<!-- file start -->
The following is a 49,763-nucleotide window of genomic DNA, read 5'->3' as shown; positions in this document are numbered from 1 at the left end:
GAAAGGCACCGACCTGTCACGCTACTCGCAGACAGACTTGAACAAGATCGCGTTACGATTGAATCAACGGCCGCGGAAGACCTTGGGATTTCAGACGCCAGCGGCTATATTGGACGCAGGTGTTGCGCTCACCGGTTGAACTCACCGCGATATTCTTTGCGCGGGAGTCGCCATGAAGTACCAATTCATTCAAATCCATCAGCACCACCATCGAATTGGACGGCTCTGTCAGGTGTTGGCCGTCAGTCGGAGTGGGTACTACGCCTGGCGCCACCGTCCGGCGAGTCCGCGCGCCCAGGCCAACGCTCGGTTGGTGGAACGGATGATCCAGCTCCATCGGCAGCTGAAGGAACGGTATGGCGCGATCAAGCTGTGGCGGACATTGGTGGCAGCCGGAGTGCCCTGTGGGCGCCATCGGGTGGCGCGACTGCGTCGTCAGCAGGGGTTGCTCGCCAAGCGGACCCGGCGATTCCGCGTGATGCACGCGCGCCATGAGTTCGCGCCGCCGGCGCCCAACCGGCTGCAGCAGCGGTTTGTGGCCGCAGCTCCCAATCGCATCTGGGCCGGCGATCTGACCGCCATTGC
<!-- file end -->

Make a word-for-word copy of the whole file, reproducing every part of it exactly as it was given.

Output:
The following is a 49,763-nucleotide window of genomic DNA, read 5'->3' as shown; positions in this document are numbered from 1 at the left end:
GAAAGGCACCGACCTGTCACGCTACTCGCAGACAGACTTGAACAAGATCGCGTTACGATTGAATCAACGGCCGCGGAAGACCTTGGGATTTCAGACGCCAGCGGCTATATTGGACGCAGGTGTTGCGCTCACCGGTTGAACTCACCGCGATATTCTTTGCGCGGGAGTCGCCATGAAGTACCAATTCATTCAAATCCATCAGCACCACCATCGAATTGGACGGCTCTGTCAGGTGTTGGCCGTCAGTCGGAGTGGGTACTACGCCTGGCGCCACCGTCCGGCGAGTCCGCGCGCCCAGGCCAACGCTCGGTTGGTGGAACGGATGATCCAGCTCCATCGGCAGCTGAAGGAACGGTATGGCGCGATCAAGCTGTGGCGGACATTGGTGGCAGCCGGAGTGCCCTGTGGGCGCCATCGGGTGGCGCGACTGCGTCGTCAGCAGGGGTTGCTCGCCAAGCGGACCCGGCGATTCCGCGTGATGCACGCGCGCCATGAGTTCGCGCCGCCGGCGCCCAACCGGCTGCAGCAGCGGTTTGTGGCCGCAGCTCCCAATCGCATCTGGGCCGGCGATCTGACCGCCATTGC